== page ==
Event aims to increase ‘cliteracy,’ open conversation about female sexuality
Female sexuality activist and psychology professor Laurie Mintz (left) and “Crazy Ex-Girlfriend” actress Rachel Bloom (right) answered questions from the audience about the importance of the pleasure of sex for women at a campus event Thursday. (Axel Lopez/Daily Bruin senior staff)
By Emily MacInnis
Oct. 19, 2019 5:41 p.m.
This post was updated Oct. 20 at 10:55 p.m.
Sexual pleasure and accurate sexual information are essential for healthy relationships, a psychology professor said at a campus event Thursday.
The Campus Events Commission hosted “Becoming Cliterate: An Evening of Conversation between Rachel Bloom and Dr. Laurie Mintz” on Thursday evening. The event featured a conversation between Bloom, the actress and writer known for “Crazy Ex-Girlfriend,” and Mintz.
Mintz is the writer of “Becoming Cliterate: Why Orgasm Equality Matters – And How to Get It” and a psychology professor at the University of Florida. With her work, she aims to sexually empower women, she said.
The event took on a Q&A format, in which Bloom and Mintz took questions from the audience about women’s anatomy and cultural attitudes toward female sexual pleasure.
Both Bloom and Mintz said sexual pleasure was fundamental for personal fulfillment.
The clitoris is vital for women’s sexual pleasure, Mintz said. Nearly all forms of women’s sexual pleasure, even if not from direct genital stimulation, are connected to the clitoris in some way, Mintz said.
The clitoris has thousands of nerve endings, and serves only as a source of pleasure. The vast majority of women require some form of clitoral stimulation to orgasm, Mintz said.
However, like many men, many discussions of women’s sexuality neglect the clitoris, suggesting instead that women should be able to orgasm without it being stimulated, Mintz said.
This widespread misinformation damages the self-esteem of both men and women, Mintz said. When a woman cannot orgasm from penetration alone, both partners might believe there is something wrong with them, Mintz said.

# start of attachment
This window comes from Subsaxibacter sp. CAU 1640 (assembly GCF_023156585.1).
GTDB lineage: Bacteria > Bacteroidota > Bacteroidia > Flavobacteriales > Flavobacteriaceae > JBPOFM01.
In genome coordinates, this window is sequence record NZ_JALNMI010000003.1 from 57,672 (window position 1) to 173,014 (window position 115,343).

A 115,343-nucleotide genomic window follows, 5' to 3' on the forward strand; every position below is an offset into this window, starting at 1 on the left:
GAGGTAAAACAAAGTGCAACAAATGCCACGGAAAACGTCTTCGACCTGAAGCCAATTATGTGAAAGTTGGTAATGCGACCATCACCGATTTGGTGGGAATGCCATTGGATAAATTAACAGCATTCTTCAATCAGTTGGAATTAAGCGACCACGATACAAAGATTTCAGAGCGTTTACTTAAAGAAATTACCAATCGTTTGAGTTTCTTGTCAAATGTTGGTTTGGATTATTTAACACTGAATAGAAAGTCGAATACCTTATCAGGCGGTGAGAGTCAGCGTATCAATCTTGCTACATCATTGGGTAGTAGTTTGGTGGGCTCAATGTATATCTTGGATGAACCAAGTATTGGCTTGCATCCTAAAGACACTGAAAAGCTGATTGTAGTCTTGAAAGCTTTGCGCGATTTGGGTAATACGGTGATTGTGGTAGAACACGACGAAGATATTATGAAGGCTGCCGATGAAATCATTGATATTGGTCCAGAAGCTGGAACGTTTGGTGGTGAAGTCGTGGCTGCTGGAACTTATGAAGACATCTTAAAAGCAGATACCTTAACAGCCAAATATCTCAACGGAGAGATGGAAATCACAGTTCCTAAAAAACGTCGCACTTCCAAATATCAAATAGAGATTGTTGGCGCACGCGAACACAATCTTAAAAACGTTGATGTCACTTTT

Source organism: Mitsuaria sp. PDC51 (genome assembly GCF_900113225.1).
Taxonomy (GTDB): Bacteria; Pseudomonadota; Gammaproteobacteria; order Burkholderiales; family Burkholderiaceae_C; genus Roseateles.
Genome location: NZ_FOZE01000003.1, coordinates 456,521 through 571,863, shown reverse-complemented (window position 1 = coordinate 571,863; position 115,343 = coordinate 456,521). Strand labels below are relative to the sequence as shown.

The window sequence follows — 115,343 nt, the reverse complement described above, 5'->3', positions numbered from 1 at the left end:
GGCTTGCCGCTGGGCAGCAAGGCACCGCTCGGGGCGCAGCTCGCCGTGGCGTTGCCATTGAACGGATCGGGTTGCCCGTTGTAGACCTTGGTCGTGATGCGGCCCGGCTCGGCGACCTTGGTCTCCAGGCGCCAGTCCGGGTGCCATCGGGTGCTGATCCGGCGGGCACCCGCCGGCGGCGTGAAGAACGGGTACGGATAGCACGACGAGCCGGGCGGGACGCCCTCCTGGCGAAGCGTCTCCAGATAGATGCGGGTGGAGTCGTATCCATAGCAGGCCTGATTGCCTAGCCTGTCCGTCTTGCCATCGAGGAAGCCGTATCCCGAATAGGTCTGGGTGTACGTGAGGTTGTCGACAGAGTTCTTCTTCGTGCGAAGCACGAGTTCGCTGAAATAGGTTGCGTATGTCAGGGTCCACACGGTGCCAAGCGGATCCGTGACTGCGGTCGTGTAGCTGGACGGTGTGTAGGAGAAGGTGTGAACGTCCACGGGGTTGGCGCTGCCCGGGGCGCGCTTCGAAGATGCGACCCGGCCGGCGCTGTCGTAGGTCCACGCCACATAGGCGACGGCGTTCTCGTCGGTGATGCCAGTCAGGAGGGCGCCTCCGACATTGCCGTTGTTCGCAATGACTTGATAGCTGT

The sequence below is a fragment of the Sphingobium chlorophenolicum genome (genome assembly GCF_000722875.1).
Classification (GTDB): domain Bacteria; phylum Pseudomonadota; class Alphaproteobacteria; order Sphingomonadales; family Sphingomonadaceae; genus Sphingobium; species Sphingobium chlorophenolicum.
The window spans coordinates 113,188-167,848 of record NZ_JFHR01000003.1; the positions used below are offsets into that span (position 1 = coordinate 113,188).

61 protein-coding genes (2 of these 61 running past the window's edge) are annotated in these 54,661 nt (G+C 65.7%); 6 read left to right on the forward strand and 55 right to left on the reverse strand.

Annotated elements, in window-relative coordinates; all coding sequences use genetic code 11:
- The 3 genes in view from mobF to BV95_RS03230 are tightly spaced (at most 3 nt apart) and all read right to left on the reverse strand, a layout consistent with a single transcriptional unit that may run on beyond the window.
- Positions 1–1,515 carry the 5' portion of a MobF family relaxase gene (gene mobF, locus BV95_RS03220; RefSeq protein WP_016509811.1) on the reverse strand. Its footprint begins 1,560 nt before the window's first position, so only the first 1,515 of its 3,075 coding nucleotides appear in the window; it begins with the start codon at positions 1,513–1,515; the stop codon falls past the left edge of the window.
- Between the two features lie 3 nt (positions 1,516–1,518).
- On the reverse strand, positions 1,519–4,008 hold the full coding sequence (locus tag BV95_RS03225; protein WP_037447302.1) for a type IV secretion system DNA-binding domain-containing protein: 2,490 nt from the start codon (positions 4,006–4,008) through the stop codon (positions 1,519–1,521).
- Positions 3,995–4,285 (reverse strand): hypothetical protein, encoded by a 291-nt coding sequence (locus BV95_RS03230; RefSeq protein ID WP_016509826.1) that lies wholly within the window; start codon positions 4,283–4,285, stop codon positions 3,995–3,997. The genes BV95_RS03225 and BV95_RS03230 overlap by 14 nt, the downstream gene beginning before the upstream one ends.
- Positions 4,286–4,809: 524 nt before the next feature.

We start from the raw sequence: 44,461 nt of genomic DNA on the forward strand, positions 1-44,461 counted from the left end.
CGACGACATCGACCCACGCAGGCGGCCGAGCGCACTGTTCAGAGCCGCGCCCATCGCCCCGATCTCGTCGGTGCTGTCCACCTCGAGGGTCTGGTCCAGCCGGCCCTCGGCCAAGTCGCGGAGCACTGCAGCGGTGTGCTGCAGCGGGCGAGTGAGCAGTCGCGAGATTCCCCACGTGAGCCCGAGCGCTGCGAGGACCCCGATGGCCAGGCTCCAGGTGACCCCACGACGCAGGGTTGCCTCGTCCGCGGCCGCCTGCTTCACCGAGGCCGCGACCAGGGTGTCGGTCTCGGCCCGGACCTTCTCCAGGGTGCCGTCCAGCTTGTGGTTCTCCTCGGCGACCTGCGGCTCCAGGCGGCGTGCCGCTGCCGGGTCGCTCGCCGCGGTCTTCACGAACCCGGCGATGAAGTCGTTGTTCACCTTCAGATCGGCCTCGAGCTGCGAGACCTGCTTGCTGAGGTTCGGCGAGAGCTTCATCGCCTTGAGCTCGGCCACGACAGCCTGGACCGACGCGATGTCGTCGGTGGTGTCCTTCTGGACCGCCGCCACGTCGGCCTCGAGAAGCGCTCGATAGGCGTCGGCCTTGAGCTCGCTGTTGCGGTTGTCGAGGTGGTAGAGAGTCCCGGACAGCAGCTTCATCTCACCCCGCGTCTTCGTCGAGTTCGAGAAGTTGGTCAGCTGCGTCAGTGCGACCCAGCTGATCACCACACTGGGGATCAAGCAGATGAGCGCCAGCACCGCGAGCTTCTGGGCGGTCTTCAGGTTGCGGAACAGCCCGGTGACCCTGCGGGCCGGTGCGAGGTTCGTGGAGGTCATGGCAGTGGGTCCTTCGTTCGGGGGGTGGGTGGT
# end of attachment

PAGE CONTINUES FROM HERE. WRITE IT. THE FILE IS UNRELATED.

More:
“Men (may) feel emasculated and not as worthy when they don’t make a woman orgasm – they want to, but they’ve been misguided and don’t know how,” she said. “The problem is the culture – it’s not women, it’s not men.”
Pornography may also be to blame for this spread of misinformation by portraying sex in which a woman instantly reaches orgasm through penetration, she added.
Many people refer to women’s genitals as a whole by “vagina,” which is anatomically incorrect, Mintz said. By calling all of women’s genitals the name of the part that gives men the most pleasure, society devalues women’s sexuality, Mintz said.
“We are linguistically erasing the part of ourselves that gives us the most pleasure,” she said.
Bloom added that although “clitoris” is an anatomically correct word, it is often seen as taboo.
Bloom recalled an experience she had when she was producing and starring in “Crazy Ex-Girlfriend.” In one episode of the show, they wanted to include a line in which a character stated women’s sexual pleasure comes from clitoral stimulation. However, the Federal Communications Commission, which regulates television and other broadcasts, objected to the line.
They were only able to include a reference to the clitoris when a character spoke about it as part of the content of a science textbook, Bloom said.
“We had to make (the context) super scientific,” she said. “We didn’t have to do that for ‘penis’ or ‘vagina,’ just with a word that pertains only to pleasure.”
The FCC’s regulations were an example of the stigma against discussing women’s sexual pleasure, Bloom added.
In order to combat misinformation and negative attitudes toward women’s sexual pleasure, Mintz advised women to be assertive in bed with their partners. Women can practice this by being assertive in other aspects of their lives, she said.
Sergio Corona, a fourth-year geography student, said he liked how Mintz and Bloom acknowledged the misconception that all women can orgasm from penetration, as well as the shame women and men may feel.
“I’ve had girl peers that said they have had that shame (of not being able to orgasm from penetration) – it’s a hard misconception to break,” Corona said. “(Mintz and Bloom) smashed that misconception and said it’s about having an equal conversation as equal peers.”
Valerie Juntunen, a fourth-year psychology student, said she liked the nonjudgemental manner in which Mintz and Bloom discussed sex.
“I loved how it was framed in a sex-positive manner … and promoted healthy relationships,” she said.
Remy Small, a second-year theater student, said she thinks Bloom’s and Mintz’s frank discussion of sex made it easier for people to talk openly about women’s sexuality.
“Even in a liberal place like California, people are afraid to talk about it because of its connotations,” Small said. “I think (Mintz and Bloom) created a safe space for everyone – everyone was encouraged to ask questions.”